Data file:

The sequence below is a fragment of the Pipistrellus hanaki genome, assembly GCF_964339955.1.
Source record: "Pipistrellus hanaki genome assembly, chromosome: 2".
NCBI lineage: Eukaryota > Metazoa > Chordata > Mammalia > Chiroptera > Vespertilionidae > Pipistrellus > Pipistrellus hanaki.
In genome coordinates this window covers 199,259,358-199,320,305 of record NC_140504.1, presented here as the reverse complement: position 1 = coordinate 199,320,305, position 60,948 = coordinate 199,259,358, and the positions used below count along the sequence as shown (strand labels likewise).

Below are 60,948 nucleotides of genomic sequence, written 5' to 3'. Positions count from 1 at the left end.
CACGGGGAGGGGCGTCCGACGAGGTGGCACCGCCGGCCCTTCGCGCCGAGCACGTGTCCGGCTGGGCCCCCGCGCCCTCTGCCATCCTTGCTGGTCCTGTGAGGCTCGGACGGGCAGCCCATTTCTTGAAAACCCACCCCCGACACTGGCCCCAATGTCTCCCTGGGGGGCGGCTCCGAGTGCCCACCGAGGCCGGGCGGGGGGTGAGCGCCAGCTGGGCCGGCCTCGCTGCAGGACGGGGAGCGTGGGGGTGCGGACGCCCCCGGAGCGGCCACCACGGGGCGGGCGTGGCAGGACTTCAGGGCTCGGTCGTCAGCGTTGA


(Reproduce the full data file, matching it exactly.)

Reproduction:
The sequence below is a fragment of the Pipistrellus hanaki genome, assembly GCF_964339955.1.
Source record: "Pipistrellus hanaki genome assembly, chromosome: 2".
NCBI lineage: Eukaryota > Metazoa > Chordata > Mammalia > Chiroptera > Vespertilionidae > Pipistrellus > Pipistrellus hanaki.
In genome coordinates this window covers 199,259,358-199,320,305 of record NC_140504.1, presented here as the reverse complement: position 1 = coordinate 199,320,305, position 60,948 = coordinate 199,259,358, and the positions used below count along the sequence as shown (strand labels likewise).

Below are 60,948 nucleotides of genomic sequence, written 5' to 3'. Positions count from 1 at the left end.
CACGGGGAGGGGCGTCCGACGAGGTGGCACCGCCGGCCCTTCGCGCCGAGCACGTGTCCGGCTGGGCCCCCGCGCCCTCTGCCATCCTTGCTGGTCCTGTGAGGCTCGGACGGGCAGCCCATTTCTTGAAAACCCACCCCCGACACTGGCCCCAATGTCTCCCTGGGGGGCGGCTCCGAGTGCCCACCGAGGCCGGGCGGGGGGTGAGCGCCAGCTGGGCCGGCCTCGCTGCAGGACGGGGAGCGTGGGGGTGCGGACGCCCCCGGAGCGGCCACCACGGGGCGGGCGTGGCAGGACTTCAGGGCTCGGTCGTCAGCGTTGA